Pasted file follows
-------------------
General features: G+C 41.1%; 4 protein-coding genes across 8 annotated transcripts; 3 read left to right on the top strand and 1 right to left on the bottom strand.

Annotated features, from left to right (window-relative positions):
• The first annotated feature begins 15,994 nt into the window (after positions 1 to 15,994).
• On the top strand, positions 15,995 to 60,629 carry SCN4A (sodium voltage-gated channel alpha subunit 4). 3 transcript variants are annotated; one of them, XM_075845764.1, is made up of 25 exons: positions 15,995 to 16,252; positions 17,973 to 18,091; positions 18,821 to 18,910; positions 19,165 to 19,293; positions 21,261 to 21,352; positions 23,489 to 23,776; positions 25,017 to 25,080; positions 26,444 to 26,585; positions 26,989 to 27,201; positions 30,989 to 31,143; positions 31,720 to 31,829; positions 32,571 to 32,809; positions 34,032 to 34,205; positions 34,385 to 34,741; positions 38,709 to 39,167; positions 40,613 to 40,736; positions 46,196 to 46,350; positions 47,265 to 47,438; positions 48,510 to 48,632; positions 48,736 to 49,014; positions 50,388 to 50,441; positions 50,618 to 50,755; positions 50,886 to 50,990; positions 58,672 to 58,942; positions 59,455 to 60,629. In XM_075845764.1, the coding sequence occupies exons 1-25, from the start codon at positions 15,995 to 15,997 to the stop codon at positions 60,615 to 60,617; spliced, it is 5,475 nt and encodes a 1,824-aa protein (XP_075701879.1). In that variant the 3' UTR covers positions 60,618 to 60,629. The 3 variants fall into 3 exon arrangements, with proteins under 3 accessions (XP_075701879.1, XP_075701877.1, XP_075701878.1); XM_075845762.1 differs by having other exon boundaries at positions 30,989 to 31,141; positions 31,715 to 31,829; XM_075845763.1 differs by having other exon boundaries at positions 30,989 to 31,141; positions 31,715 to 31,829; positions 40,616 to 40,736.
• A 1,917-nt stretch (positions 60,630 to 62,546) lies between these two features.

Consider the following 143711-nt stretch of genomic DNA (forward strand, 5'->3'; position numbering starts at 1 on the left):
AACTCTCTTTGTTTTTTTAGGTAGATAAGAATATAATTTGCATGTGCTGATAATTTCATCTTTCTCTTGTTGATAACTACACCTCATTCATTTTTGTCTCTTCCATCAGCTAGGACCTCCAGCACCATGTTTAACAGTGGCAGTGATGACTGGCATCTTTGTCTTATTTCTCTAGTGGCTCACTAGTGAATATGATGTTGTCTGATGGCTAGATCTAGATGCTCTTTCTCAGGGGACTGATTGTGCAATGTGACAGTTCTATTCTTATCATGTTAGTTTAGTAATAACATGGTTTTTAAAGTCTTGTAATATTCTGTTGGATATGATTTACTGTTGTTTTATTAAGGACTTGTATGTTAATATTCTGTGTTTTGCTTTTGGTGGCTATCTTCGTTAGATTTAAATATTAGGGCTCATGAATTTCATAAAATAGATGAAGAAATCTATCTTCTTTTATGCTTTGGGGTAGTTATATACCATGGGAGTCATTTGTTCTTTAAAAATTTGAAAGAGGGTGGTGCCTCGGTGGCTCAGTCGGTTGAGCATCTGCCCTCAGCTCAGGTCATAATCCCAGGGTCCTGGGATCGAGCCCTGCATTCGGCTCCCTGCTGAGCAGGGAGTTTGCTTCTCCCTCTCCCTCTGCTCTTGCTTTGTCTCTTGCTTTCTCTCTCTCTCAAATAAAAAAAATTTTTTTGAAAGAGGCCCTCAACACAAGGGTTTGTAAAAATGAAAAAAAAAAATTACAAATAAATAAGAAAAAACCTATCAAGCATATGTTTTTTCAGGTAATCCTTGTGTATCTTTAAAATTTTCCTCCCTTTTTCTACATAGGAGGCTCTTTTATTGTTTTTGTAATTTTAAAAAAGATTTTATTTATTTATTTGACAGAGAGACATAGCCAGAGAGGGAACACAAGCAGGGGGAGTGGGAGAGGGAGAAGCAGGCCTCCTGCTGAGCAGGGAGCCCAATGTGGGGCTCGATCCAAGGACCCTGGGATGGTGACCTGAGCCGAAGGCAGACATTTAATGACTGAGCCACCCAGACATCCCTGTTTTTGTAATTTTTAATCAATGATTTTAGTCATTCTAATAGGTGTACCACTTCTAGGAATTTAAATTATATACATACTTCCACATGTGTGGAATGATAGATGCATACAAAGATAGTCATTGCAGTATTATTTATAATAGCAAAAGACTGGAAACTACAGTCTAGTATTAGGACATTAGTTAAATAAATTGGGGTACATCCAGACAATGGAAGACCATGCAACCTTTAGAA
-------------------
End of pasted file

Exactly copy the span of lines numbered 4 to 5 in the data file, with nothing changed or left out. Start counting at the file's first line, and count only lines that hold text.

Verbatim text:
• On the top strand, positions 15,995 to 60,629 carry SCN4A (sodium voltage-gated channel alpha subunit 4). 3 transcript variants are annotated; one of them, XM_075845764.1, is made up of 25 exons: positions 15,995 to 16,252; positions 17,973 to 18,091; positions 18,821 to 18,910; positions 19,165 to 19,293; positions 21,261 to 21,352; positions 23,489 to 23,776; positions 25,017 to 25,080; positions 26,444 to 26,585; positions 26,989 to 27,201; positions 30,989 to 31,143; positions 31,720 to 31,829; positions 32,571 to 32,809; positions 34,032 to 34,205; positions 34,385 to 34,741; positions 38,709 to 39,167; positions 40,613 to 40,736; positions 46,196 to 46,350; positions 47,265 to 47,438; positions 48,510 to 48,632; positions 48,736 to 49,014; positions 50,388 to 50,441; positions 50,618 to 50,755; positions 50,886 to 50,990; positions 58,672 to 58,942; positions 59,455 to 60,629. In XM_075845764.1, the coding sequence occupies exons 1-25, from the start codon at positions 15,995 to 15,997 to the stop codon at positions 60,615 to 60,617; spliced, it is 5,475 nt and encodes a 1,824-aa protein (XP_075701879.1). In that variant the 3' UTR covers positions 60,618 to 60,629. The 3 variants fall into 3 exon arrangements, with proteins under 3 accessions (XP_075701879.1, XP_075701877.1, XP_075701878.1); XM_075845762.1 differs by having other exon boundaries at positions 30,989 to 31,141; positions 31,715 to 31,829; XM_075845763.1 differs by having other exon boundaries at positions 30,989 to 31,141; positions 31,715 to 31,829; positions 40,616 to 40,736.
• A 1,917-nt stretch (positions 60,630 to 62,546) lies between these two features.